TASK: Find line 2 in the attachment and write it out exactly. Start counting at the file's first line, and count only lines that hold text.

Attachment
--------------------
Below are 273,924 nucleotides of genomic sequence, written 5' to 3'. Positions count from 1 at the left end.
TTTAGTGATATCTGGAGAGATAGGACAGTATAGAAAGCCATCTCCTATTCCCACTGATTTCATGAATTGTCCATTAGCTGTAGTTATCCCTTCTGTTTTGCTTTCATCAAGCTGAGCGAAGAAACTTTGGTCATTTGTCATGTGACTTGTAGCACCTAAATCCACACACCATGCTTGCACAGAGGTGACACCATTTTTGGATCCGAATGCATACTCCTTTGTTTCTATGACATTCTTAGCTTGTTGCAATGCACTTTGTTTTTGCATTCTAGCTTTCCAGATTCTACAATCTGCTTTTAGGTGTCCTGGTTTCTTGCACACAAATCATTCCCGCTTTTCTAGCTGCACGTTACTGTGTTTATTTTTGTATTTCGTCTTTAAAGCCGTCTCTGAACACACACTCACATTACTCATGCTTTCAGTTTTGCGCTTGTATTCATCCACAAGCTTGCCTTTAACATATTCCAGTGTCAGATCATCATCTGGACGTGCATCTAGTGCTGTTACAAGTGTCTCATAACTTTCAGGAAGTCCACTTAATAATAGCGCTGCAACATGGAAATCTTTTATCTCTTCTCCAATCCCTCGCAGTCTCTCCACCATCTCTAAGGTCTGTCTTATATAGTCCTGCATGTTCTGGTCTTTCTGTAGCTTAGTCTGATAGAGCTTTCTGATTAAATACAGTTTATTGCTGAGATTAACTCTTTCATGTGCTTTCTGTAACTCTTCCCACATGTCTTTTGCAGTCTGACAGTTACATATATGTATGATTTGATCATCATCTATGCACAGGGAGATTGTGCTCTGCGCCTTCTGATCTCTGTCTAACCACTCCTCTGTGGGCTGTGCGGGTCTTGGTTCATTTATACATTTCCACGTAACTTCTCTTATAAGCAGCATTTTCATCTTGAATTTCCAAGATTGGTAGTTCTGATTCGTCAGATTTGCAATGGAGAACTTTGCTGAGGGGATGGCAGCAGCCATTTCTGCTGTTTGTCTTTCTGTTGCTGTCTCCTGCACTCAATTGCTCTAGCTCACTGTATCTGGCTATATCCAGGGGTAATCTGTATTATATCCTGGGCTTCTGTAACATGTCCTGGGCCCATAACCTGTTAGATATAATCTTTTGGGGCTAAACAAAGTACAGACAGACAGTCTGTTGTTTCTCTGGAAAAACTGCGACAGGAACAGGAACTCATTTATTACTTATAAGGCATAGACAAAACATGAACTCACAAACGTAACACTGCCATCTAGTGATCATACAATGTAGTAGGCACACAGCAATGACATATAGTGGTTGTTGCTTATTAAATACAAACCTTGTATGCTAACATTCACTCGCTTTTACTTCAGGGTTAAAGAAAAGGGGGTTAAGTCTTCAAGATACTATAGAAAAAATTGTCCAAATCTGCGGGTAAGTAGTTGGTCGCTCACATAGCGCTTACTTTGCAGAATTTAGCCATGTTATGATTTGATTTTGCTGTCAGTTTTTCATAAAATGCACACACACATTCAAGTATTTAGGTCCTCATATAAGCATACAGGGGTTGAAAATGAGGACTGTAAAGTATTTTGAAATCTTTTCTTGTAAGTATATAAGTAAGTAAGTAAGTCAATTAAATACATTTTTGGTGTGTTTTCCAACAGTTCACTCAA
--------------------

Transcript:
TTTAGTGATATCTGGAGAGATAGGACAGTATAGAAAGCCATCTCCTATTCCCACTGATTTCATGAATTGTCCATTAGCTGTAGTTATCCCTTCTGTTTTGCTTTCATCAAGCTGAGCGAAGAAACTTTGGTCATTTGTCATGTGACTTGTAGCACCTAAATCCACACACCATGCTTGCACAGAGGTGACACCATTTTTGGATCCGAATGCATACTCCTTTGTTTCTATGACATTCTTAGCTTGTTGCAATGCACTTTGTTTTTGCATTCTAGCTTTCCAGATTCTACAATCTGCTTTTAGGTGTCCTGGTTTCTTGCACACAAATCATTCCCGCTTTTCTAGCTGCACGTTACTGTGTTTATTTTTGTATTTCGTCTTTAAAGCCGTCTCTGAACACACACTCACATTACTCATGCTTTCAGTTTTGCGCTTGTATTCATCCACAAGCTTGCCTTTAACATATTCCAGTGTCAGATCATCATCTGGACGTGCATCTAGTGCTGTTACAAGTGTCTCATAACTTTCAGGAAGTCCACTTAATAATAGCGCTGCAACATGGAAATCTTTTATCTCTTCTCCAATCCCTCGCAGTCTCTCCACCATCTCTAAGGTCTGTCTTATATAGTCCTGCATGTTCTGGTCTTTCTGTAGCTTAGTCTGATAGAGCTTTCTGATTAAATACAGTTTATTGCTGAGATTAACTCTTTCATGTGCTTTCTGTAACTCTTCCCACATGTCTTTTGCAGTCTGACAGTTACATATATGTATGATTTGATCATCATCTATGCACAGGGAGATTGTGCTCTGCGCCTTCTGATCTCTGTCTAACCACTCCTCTGTGGGCTGTGCGGGTCTTGGTTCATTTATACATTTCCACGTAACTTCTCTTATAAGCAGCATTTTCATCTTGAATTTCCAAGATTGGTAGTTCTGATTCGTCAGATTTGCAATGGAGAACTTTGCTGAGGGGATGGCAGCAGCCATTTCTGCTGTTTGTCTTTCTGTTGCTGTCTCCTGCACTCAATTGCTCTAGCTCACTGTATCTGGCTATATCCAGGGGTAATCTGTATTATATCCTGGGCTTCTGTAACATGTCCTGGGCCCATAACCTGTTAGATATAATCTTTTGGGGCTAAACAAAGTACAGACAGACAGTCTGTTGTTTCTCTGGAAAAACTGCGACAGGAACAGGAACTCATTTATTACTTATAAGGCATAGACAAAACATGAACTCACAAACGTAACACTGCCATCTAGTGATCATACAATGTAGTAGGCACACAGCAATGACATATAGTGGTTGTTGCTTATTAAATACAAACCTTGTATGCTAACATTCACTCGCTTTTACTTCAGGGTTAAAGAAAAGGGGGTTAAGTCTTCAAGATACTATAGAAAAAATTGTCCAAATCTGCGGGTAAGTAGTTGGTCGCTCACATAGCGCTTACTTTGCAGAATTTAGCCATGTTATGATTTGATTTTGCTGTCAGTTTTTCATAAAATGCACACACACATTCAAGTATTTAGGTCCTCATATAAGCATACAGGGGTTGAAAATGAGGACTGTAAAGTATTTTGAAATCTTTTCTTGTAAGTATATAAGTAAGTAAGTAAGTCAATTAAATACATTTTTGGTGTGTTTTCCAACAGTTCACTCAA